I also thought of a Ph controller but again since I was just getting my feet wet I decided to start with a drop checker. I have my CO2 and light on separate timers like others have suggested (real simple timers). My CO2 comes on an hour before my lights do. Maybe after I feel my tank is dialed I will invest in a Ph controller...

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Originally Posted by Matthew RJ View Post
3) If I have the Ph controller / monitor, do I need a drop checker?
See above.
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post #5 of 9 (permalink) Old 01-22-2014, 02:58 PM Thread Starter
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jimgriz,
I asked about cleaning the intank diffuser in a private message. Here's the reply I got:
Clean the diffuser using pure bleach (Clorox) enough to completely submerge the diffuser in a small cup and soaking for 12+ hours. Clean with Prime a dechlorinating agent after.

What about cleaning their inline diffuser?
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post #6 of 9 (permalink) Old 01-23-2014, 01:25 AM
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Checked back to see how the search was going. I might throw out a couple ideas to think over. When cleaning tank items with bleach there may be a couple small points. One is that most bleach is the same except when they add smells like lemon, etc. which are not recommended for tanks as they are just an added unknown item. Safer to stay with the really cheaper stuff. Reading on the labels will tell you what percent of chlorine each brand has to I go the more pure cheap stuff. Then when you want to clear it of the chlorine, either soaking in a dechlor like Prime will do or if not in a hurry just let it dry off so the gas can escape. Cheaper but slower.
I don't see any explanation of the drop checker yet. It is really a simple deal. it gives you a visible sign by color of how much your PH has dropped. Blue is not enough drop, green just right and yellow, look out, too much! You can see it is not a real precise thing and you really need to watch any fish for stress more than the drop checker. Some get stressed way before other might.
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post #7 of 9 (permalink) Old 01-23-2014, 02:23 AM Thread Starter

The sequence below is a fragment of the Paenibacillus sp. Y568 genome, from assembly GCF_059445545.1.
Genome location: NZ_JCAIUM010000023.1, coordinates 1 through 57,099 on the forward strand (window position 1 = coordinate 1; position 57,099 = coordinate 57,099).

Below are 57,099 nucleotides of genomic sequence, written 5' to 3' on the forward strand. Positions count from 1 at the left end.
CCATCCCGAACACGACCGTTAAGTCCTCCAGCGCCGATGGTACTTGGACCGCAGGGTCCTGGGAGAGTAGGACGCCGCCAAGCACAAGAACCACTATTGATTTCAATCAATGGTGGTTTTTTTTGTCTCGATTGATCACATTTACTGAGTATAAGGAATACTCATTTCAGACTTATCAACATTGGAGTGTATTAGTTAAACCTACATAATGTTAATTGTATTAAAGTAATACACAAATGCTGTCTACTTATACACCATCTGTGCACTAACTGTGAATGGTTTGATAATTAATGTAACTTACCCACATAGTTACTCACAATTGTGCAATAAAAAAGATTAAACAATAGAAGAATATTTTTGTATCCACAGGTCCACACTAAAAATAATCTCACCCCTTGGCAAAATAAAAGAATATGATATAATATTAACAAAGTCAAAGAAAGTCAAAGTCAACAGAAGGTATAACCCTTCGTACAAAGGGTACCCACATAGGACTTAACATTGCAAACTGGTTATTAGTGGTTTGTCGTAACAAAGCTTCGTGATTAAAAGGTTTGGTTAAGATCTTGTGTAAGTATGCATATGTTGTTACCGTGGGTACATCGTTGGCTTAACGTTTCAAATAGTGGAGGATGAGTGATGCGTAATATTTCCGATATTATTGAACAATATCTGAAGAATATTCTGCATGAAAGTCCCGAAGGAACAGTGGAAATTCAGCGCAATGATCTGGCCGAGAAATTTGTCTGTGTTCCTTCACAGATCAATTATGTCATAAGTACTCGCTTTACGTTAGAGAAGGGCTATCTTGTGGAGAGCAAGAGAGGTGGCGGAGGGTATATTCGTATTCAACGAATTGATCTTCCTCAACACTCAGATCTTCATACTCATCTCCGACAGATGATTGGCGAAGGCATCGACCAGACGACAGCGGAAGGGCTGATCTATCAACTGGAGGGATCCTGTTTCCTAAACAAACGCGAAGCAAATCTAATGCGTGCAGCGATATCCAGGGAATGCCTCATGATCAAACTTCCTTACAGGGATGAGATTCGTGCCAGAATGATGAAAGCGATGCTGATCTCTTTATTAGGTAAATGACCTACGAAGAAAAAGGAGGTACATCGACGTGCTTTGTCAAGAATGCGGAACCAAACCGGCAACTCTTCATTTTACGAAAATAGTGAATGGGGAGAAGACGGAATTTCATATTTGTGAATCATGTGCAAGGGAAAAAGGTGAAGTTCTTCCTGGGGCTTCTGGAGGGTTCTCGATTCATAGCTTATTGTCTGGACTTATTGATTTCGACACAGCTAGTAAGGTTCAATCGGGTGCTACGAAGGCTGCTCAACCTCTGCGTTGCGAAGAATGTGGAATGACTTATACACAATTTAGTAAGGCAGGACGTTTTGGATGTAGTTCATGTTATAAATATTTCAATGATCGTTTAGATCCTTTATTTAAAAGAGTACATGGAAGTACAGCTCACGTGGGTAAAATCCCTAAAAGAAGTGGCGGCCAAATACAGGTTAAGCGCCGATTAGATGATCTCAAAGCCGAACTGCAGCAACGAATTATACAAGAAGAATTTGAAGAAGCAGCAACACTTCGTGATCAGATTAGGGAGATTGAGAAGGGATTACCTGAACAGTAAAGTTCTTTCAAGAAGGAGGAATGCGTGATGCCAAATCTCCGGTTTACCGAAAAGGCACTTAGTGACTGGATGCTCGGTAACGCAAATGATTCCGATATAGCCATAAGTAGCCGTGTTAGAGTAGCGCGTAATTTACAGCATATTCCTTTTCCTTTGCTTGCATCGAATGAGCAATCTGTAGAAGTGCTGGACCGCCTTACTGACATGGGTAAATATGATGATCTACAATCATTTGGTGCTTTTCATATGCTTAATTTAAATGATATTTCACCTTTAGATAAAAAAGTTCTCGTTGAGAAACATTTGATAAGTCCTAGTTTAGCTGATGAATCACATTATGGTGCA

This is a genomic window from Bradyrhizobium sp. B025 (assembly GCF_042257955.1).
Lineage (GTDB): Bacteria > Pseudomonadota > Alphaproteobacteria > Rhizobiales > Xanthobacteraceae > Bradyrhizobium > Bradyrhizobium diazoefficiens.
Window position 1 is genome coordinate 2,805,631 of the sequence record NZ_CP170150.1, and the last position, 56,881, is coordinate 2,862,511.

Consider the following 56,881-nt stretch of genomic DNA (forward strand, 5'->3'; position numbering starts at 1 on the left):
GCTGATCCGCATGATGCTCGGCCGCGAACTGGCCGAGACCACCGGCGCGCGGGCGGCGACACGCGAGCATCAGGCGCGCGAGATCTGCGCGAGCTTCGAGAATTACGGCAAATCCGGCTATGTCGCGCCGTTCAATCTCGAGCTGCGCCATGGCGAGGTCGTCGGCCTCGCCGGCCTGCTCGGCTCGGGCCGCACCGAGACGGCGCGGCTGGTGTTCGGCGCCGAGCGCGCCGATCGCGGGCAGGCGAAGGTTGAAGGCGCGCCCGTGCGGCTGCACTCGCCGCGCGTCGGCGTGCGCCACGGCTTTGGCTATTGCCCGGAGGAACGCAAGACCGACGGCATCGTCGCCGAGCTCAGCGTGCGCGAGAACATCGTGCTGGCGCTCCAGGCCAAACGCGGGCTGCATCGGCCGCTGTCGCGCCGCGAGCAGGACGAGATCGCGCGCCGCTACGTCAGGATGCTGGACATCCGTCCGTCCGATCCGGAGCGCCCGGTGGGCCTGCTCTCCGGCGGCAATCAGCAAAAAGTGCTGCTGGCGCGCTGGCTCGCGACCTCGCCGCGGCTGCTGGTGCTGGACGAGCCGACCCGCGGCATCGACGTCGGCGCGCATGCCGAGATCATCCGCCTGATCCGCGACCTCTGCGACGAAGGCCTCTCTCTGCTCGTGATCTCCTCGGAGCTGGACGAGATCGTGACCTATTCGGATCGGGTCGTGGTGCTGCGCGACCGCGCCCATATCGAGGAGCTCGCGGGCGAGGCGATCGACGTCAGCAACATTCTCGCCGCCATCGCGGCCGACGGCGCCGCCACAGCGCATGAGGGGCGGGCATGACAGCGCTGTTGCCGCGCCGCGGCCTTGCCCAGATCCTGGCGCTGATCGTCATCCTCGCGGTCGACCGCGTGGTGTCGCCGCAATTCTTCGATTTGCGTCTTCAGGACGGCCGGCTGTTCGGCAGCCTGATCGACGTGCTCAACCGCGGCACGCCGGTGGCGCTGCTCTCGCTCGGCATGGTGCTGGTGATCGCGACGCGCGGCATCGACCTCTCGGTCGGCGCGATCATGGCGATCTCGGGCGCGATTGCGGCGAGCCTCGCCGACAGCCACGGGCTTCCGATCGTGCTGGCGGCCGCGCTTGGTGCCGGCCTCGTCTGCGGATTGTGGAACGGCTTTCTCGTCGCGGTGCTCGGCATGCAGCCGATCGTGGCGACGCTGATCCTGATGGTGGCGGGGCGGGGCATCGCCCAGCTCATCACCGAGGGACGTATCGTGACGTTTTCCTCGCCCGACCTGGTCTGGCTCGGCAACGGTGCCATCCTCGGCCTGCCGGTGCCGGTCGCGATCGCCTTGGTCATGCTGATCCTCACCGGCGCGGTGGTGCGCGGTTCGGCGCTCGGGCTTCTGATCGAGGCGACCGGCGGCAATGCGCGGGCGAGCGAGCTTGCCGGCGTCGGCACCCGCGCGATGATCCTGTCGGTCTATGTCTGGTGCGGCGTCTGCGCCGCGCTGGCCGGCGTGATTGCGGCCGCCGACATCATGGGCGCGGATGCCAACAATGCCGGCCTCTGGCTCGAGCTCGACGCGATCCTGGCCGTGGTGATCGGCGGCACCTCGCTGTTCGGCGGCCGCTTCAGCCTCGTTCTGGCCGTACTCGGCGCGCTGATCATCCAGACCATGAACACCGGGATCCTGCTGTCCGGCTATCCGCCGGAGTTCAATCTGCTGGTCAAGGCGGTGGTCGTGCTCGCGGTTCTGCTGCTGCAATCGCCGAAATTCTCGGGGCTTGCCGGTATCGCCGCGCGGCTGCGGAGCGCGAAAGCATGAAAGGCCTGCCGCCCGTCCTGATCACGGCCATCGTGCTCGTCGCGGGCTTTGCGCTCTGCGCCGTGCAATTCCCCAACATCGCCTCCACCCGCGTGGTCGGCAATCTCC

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Sounds like the Ph controller is safer ...my big fear in all this is gassing the fish! Thanks for the warning about bleach.
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post #8 of 9 (permalink) Old 01-23-2014, 03:17 AM
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That entry by PlantedRich was very helpful to me, another newbie trying to work my way thru all the acronyms, tech-names and shorthand descriptive terms that mean nothing when taken out of context [like "reactor", for example…]. I, too, have been trying to figure out the how/why of CO2 systems. Thank you!
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post #9 of 9 (permalink) Old 01-23-2014, 03:22 PM
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I currently am cutting back on tanks and I'm down to two planted. On one I got a used setup that had the controller so I went with it. It is handy in many ways. One is that it does give one more line of defense on EOTD. When we might let the CO2 tank get low enough that a single stage reg can't regulate well and let the pressure rise, The controller should turn the solenoid off. The solenoid should close the gate and gas flow stop. But then there is currently the "tail of woe" posting which proves that nothing is totally safe. If the solenoid is sticking at the same time the tank runs into the end of the liquid, it's still bad. These things seem to come around just in time to catch us when we get a little busy or relax a bit more then normal. Since the price of CO2 is so totally cheap, it is just much wiser to go get the tank filled when it gets low. Waiting to scrape out the last ten percent can have really bad results IF one other part goes down. But the best defense is constant attention to the little details.
Airline crashes are almost always a series of small meaningless events strung together to make disasters.
The SFO crash?
The pilot was new and nervous, he did not want to say so.
Part of the nav system was down for construction
The flight speed controller did not work for whatever reason
The pilots deferred to the senior man

And four experienced pilots flew the plane into the ground!

Don't depend on any equipment to replace good solid observation!